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Thursday, December 9, 2010

Corruption, And Outrage About It, Is On The Rise

The 2010 Global Corruption Barometer report that 6 out of 10 people around the world believe that corruption has increased over the last three years; and one out of four report paying bribes.

The 2010 Barometer captures the experiences and views of more than 91,500 people in 86 countries and territories, making it the only world-wide public opinion survey on corruption.

The Chair of Transparency International, Huguette Labelle said, "The fall-out of the financial crises continues to affect people's opinions of corruption, particular in North America and Western Europe. Institutions everywhere must be resolute in their efforts to restore good governance and trust”.

“In the past 12 months one in four people reported paying a bribe to one of nine institutions and services, from health to education to tax authorities. The police are cited as being the most frequent recipient of bribes, according to those surveyed. About 30 per cent of those who had contact with the police reported having paid a bribe.” 

More than 20 countries reported significant increases in petty bribery since 2006 with the biggest increases being in Chile, Colombia, Kenya, FYR Macedonia, Nigeria, Poland, Russia, Senegal and Thailand.

However, the most worrying fact is “bribes to the police have almost doubled since 2006, and more people report paying bribes to the judiciary and for registry and permit services than five years ago.”

Perhaps one of the sad revelations is the lack of trust and faith in government and politicians: “Eight out of ten say political parties are corrupt or extremely corrupt, while half the people questioned say their government's action to stop corruption is ineffective.”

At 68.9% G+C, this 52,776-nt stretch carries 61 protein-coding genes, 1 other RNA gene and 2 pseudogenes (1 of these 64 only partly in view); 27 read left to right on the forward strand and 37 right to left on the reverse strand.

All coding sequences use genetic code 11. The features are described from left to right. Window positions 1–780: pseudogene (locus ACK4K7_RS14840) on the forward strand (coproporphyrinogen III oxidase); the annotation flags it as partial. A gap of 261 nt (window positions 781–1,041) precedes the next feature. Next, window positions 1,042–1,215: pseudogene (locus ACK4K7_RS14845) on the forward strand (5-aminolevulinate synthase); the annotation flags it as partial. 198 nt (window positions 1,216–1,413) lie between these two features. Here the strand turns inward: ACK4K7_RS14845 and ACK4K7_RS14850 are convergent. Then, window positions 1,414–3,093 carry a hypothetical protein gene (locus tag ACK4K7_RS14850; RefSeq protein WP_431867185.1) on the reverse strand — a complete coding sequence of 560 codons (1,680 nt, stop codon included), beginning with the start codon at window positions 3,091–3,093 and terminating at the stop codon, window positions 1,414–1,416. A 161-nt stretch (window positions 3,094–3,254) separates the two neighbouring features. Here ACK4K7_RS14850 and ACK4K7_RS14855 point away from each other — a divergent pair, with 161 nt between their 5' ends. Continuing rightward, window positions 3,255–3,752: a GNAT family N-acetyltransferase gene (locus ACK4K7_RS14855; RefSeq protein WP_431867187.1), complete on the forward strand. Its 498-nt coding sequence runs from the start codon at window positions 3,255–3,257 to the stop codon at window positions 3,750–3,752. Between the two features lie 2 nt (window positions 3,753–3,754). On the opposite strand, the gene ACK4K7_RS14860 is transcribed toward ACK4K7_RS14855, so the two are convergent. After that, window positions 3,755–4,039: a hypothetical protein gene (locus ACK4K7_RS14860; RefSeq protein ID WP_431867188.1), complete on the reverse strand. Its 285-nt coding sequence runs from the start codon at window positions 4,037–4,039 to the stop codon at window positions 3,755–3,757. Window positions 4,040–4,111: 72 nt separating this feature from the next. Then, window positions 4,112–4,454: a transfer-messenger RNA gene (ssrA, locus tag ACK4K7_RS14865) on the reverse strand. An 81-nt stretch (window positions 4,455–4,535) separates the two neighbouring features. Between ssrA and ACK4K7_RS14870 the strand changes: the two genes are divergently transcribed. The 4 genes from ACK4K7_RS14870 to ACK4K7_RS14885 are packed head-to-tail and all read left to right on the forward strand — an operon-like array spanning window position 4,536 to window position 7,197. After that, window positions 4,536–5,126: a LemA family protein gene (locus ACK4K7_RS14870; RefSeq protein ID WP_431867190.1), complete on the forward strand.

However, there’s some good news and that is people are ready to act, “Public engagement in the fight against corruption will force those in authority to act - and will give people further courage to speak out and stand up for a cleaner, more transparent world." 

It would have been interesting to find out what is the position with St. Lucia which obviously was omitted from the survey.

Lately, St. Lucia has become very corrupt and bribery is seems rampant. Foreign Ambassadors have been putting money in the hands of politicians, instead of putting it  in the Consolidated Funds. Ministers of government are promising projects without declaring the source of the funding. The Minister of Foreign Affairs said the Village council had over $900,000 to build a stadium in Choiseul and there's a shroud of secrecy surrounding the source of the funds for the project; His blog also reported having received US$30,000 from the Portuguese gov’t with nothing to support the claim. But the worst of all is the corruption of local government authorities by using them as convenient shields for corruption.


1 comment:

  1. I'm sure Choiseul would welcome a mini-stadium. The question remains however; who/what are the sources of the Ministers funds? We Choiseulians are not su-ti-wez; I will not accept a birthday gift from my brother if it was bought with 'drug money' . Like wise, we will gladly accept the project only if Mr Bousquet can disclose his source of funds.